A proposed European Union cross-border trade law that would change which nation's laws are used to resolve disputes would force companies to navigate regulations.
The legislation, known as Rome 1, would force companies to resolve contract disputes under the law of the country where the complaint arose, the Confederation of British Industry said in an e-mailed statement today. Since 1980 European companies have been allowed to choose which EU legal system they want to abide by for contract disputes. The law will make businesses think twice before selling outside of their home market, according to the CBI, which represents UK employers. Currently, many companies choose English law, it said. EU regulators responded that the measure will simplify business. If the law is adopted businesses would have three choices, CBI Deputy Director General John Cridland said. They can „spend time and money getting to grips with the conflicting legal regimes of each member state they trade with, chance their arm that the processes will reach the required standards, or most worryingly, stop trading with some countries altogether,” he said in the statement.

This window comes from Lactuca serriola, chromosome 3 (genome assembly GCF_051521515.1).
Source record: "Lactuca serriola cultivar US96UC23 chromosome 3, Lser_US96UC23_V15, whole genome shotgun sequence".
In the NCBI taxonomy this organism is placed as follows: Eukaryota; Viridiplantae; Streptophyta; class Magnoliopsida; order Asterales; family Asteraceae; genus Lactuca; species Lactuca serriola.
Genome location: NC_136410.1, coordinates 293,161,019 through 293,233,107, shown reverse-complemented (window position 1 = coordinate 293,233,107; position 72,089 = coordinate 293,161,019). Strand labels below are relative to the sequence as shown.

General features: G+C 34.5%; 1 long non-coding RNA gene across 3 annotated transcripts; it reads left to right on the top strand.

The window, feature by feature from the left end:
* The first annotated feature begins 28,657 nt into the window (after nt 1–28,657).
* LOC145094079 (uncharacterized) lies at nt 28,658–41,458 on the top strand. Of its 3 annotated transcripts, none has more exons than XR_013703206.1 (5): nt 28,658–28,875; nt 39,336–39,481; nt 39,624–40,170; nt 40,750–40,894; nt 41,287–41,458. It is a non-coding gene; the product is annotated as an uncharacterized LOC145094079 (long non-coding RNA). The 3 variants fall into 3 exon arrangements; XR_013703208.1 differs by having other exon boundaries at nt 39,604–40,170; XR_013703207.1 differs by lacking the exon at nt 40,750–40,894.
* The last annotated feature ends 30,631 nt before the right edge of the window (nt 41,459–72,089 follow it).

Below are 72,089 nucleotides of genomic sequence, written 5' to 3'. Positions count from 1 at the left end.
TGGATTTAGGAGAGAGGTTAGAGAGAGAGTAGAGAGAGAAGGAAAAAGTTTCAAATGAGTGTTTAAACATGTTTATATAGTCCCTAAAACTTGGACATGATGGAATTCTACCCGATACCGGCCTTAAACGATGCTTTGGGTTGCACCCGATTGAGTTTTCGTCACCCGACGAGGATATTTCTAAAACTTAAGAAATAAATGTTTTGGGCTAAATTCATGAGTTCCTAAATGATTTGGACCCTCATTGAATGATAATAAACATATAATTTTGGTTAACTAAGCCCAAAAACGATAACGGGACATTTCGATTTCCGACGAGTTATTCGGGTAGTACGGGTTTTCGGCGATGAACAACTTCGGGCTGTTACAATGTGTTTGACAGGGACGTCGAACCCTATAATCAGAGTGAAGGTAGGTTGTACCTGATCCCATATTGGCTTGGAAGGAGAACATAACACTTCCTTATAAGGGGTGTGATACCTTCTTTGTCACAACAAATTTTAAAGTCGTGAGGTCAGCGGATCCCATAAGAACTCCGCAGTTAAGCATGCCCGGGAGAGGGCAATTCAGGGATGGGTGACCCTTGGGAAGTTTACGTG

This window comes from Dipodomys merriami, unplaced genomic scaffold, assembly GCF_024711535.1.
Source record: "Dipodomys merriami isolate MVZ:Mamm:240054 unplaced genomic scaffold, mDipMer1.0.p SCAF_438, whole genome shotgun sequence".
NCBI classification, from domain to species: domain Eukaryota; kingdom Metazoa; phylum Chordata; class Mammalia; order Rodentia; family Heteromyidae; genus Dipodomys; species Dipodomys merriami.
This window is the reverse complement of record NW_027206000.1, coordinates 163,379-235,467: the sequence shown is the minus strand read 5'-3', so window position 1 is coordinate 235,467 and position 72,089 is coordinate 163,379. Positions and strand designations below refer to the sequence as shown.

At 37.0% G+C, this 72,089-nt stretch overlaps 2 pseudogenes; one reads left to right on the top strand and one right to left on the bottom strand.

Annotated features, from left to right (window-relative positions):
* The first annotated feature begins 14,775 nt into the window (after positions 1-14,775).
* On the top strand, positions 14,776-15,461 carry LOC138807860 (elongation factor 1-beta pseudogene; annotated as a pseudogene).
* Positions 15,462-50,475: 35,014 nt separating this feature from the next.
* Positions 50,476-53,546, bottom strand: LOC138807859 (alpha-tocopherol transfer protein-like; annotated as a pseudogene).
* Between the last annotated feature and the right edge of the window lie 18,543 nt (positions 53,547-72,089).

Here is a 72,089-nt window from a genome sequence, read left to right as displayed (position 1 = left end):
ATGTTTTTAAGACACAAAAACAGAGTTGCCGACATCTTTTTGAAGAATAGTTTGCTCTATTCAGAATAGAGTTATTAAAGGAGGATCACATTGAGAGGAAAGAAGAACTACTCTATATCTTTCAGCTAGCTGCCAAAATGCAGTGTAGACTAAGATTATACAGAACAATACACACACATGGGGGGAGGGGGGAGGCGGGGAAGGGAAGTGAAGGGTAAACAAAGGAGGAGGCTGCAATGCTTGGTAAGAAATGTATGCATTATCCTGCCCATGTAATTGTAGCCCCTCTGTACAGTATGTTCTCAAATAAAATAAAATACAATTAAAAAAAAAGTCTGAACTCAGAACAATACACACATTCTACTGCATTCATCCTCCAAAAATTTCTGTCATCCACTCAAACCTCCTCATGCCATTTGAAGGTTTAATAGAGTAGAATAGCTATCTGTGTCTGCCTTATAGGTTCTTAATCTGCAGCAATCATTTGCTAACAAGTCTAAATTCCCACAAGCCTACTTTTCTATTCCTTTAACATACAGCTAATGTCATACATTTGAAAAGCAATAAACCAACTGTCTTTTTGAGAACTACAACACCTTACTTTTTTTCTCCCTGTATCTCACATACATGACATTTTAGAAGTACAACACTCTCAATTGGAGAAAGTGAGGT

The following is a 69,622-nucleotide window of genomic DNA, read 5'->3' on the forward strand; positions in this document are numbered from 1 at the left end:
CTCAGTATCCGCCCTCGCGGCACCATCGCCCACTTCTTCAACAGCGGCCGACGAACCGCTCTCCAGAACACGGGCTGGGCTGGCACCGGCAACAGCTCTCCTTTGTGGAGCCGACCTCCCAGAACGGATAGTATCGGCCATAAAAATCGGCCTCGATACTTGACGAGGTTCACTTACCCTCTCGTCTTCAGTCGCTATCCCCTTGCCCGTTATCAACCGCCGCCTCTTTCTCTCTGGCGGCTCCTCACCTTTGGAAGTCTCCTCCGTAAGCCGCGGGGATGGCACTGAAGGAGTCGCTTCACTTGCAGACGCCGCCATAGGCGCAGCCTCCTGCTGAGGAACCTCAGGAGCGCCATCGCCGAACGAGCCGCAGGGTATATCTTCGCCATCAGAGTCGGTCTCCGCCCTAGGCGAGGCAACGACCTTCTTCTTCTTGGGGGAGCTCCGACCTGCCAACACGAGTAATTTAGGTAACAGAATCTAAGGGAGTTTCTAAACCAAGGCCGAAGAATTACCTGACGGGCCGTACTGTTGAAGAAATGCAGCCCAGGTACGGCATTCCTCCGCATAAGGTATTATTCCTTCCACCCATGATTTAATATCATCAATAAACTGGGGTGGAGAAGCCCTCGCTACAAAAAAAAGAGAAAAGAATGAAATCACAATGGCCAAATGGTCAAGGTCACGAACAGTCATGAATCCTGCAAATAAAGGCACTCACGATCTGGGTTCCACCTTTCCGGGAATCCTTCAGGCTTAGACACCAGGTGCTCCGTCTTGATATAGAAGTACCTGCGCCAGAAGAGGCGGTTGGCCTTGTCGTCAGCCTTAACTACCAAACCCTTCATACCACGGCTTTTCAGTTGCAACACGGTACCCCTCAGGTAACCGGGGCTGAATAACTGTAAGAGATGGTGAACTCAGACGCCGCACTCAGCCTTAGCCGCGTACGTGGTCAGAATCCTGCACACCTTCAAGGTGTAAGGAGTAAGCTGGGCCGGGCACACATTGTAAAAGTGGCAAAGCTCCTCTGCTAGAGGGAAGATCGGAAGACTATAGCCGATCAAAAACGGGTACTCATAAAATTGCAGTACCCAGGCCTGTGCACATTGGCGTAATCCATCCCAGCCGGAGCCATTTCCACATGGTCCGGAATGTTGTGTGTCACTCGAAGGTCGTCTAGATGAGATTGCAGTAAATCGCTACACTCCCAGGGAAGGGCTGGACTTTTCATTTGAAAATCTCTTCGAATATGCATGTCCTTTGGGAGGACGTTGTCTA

Chris Warren-Smith, a lawyer at London-based Barlow Lyde & Gilbert, agrees with the CBI's assessment. „The old laws are perfectly good, so if they ain't broke don't fix them,” he said in a telephone interview. „This probably hasn't been properly thought through and is an attempt at harmonization that won't help to create a single market,” he said.” The legislation clarifies rather than changes existing rules that haven't hurt British exporters, especially in electronic commerce, said a spokesman for the European Commission. The EU agency drew up the measure to codify an existing international agreement. The UK retains an „opt out” from the legislation in any case, the spokesman said. „The proposed rule will enhance consumers' trust in cross-border e-commerce without introducing additional burdens for professionals,” said the spokesman, Friso Roscam Abbing, in an e-mailed statement. The proposal „offers a new, simple and foreseeable conflict rule instead of the rather complicated system involving the simultaneous application of two different laws to a given contract.” (Bloomberg)